Why The Witcher’s Dragons Are The Opposite of Game of Thrones

Recent fantasy stories like Game of Thrones can often feature dragons as vicious and animalistic creatures, but Netflix’s The Witcher showed off a dragon that was the exact opposite of those qualities. While the larger Witcher franchise has featured battles between dragons and Geralt of Rivia before, the streaming series avoided this by having the monster hunter come face to face with an intelligent and mostly pacifistic dragon. He even ended up joining forces with the mythical beast.

In “Rare Species”, the sixth episode of The Witcher‘s first season, Geralt is offered the chance to join in a hunt for a green dragon that recently devastated a bit of countryside. Geralt hesitates at first, but when he finds out that his true love Yennefer is in the hunting party he joins up. Eventually, it’s revealed that the green dragon wasn’t malicious but rather a mother who died defending her newly laid egg which the local humans had threatened. Along with that, the man who offered Geralt the job, Borch Three Jackdaws, turns out to be the golden dragon Villentretenmerth in a human form. The dragon tells Geralt and Yennefer that he is the father of the egg, and together they all defend it from the other human hunters.

What makes the golden dragon Villentretenmerth so different from the more mindlessly violent dragons in Game of Thrones is that he’s actually a fully formed character. He’s able to speak, and on top of that, he’s intelligent, poised, and for the most part not violent except for when he’s defending his family. The reason why this is may be a deliberate choice on the part of the creators to differentiate The Witcher from Game of Thrones, which is by far the most popular gritty fantasy show in TV history, meaning that audiences were inevitably bound to compare the two.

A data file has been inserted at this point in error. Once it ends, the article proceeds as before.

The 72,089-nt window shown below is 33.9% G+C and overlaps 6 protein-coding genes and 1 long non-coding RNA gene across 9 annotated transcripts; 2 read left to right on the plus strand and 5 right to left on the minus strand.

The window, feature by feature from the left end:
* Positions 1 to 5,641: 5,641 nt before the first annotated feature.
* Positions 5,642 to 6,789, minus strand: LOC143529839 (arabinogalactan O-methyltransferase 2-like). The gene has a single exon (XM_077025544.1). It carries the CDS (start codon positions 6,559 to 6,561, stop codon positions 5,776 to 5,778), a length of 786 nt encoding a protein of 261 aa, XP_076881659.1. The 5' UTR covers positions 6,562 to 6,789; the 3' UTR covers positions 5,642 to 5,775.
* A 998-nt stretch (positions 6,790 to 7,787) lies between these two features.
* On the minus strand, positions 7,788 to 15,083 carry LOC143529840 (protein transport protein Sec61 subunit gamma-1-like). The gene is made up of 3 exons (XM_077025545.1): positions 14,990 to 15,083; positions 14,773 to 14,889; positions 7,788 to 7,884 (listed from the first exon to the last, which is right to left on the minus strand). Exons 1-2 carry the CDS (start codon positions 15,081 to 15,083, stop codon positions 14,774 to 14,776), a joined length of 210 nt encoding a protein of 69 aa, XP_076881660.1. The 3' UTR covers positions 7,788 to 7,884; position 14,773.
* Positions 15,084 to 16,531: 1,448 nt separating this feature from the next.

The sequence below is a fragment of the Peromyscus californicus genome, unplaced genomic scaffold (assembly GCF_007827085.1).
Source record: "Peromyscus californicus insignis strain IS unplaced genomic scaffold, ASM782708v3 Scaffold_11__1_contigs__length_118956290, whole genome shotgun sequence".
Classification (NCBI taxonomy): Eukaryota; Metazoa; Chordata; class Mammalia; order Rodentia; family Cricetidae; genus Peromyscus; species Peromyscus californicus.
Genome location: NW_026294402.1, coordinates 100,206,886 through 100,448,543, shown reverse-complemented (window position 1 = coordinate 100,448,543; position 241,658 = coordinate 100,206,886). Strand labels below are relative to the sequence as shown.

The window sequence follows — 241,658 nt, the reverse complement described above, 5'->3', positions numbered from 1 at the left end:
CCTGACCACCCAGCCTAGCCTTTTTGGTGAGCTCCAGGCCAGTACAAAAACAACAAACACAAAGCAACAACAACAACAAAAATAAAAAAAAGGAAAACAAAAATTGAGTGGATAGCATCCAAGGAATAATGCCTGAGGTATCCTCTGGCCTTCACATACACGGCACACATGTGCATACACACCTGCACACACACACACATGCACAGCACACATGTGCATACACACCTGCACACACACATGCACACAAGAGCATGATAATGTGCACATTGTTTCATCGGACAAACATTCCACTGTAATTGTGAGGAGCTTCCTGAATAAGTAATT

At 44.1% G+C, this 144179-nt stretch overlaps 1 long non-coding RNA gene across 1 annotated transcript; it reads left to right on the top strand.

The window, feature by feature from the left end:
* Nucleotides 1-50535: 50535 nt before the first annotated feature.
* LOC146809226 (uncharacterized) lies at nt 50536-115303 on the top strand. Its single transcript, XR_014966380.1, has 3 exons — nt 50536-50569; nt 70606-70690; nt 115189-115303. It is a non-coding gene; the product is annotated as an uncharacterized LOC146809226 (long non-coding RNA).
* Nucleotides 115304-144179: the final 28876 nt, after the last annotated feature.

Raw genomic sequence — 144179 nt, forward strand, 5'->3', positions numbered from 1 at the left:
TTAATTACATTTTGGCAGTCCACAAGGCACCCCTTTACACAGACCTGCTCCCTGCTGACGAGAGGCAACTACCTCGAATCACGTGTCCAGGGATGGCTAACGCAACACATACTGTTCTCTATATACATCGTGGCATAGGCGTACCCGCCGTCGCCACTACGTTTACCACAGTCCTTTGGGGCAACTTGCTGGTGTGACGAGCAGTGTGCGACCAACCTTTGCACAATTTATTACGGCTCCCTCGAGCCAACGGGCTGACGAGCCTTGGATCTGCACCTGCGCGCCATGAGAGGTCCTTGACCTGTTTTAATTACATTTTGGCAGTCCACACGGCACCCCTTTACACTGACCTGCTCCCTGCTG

While the dragon that Geralt of Rivia comes across is unique when compared to Game of Thrones, talking dragons are not uncommon in fantasy fiction as a whole. Probably the other most famous use of dragons comes from J.R.R. Tolkien’s The Hobbit, where the dragon Smaug while still very evil was able to have a full conversation with Bilbo Baggins. Then there are series like The Inheritance Cycle where talking dragons are a central element of the story. Along with these, many Chinese and East Asian myths and fantasy stories depict dragons in a more benevolent fashion.

By choosing to create a “monster” that is ultimately far more moral and kind than those hunting it, The Witcher once more establishes the message it has around public perception not always being correct, even when it comes to colossal carnivorous creatures. 

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